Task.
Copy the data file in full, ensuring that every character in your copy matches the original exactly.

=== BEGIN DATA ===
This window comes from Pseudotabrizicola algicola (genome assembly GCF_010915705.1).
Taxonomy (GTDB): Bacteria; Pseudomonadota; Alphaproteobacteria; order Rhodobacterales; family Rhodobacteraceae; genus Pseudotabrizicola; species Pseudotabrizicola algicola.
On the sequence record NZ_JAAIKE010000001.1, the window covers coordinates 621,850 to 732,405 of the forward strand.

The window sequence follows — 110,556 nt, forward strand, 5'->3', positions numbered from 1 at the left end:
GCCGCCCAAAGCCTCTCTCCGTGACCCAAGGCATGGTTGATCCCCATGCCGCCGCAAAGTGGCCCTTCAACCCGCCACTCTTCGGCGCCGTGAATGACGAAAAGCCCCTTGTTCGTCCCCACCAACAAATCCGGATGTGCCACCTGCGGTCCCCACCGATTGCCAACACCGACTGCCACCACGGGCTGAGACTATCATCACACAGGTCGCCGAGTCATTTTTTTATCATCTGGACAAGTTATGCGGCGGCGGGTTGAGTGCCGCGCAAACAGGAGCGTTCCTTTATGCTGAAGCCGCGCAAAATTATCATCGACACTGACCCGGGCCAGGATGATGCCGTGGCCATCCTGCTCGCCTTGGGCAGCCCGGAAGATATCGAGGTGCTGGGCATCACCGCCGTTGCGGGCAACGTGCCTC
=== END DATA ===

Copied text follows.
This window comes from Pseudotabrizicola algicola (genome assembly GCF_010915705.1).
Taxonomy (GTDB): Bacteria; Pseudomonadota; Alphaproteobacteria; order Rhodobacterales; family Rhodobacteraceae; genus Pseudotabrizicola; species Pseudotabrizicola algicola.
On the sequence record NZ_JAAIKE010000001.1, the window covers coordinates 621,850 to 732,405 of the forward strand.

The window sequence follows — 110,556 nt, forward strand, 5'->3', positions numbered from 1 at the left end:
GCCGCCCAAAGCCTCTCTCCGTGACCCAAGGCATGGTTGATCCCCATGCCGCCGCAAAGTGGCCCTTCAACCCGCCACTCTTCGGCGCCGTGAATGACGAAAAGCCCCTTGTTCGTCCCCACCAACAAATCCGGATGTGCCACCTGCGGTCCCCACCGATTGCCAACACCGACTGCCACCACGGGCTGAGACTATCATCACACAGGTCGCCGAGTCATTTTTTTATCATCTGGACAAGTTATGCGGCGGCGGGTTGAGTGCCGCGCAAACAGGAGCGTTCCTTTATGCTGAAGCCGCGCAAAATTATCATCGACACTGACCCGGGCCAGGATGATGCCGTGGCCATCCTGCTCGCCTTGGGCAGCCCGGAAGATATCGAGGTGCTGGGCATCACCGCCGTTGCGGGCAACGTGCCTC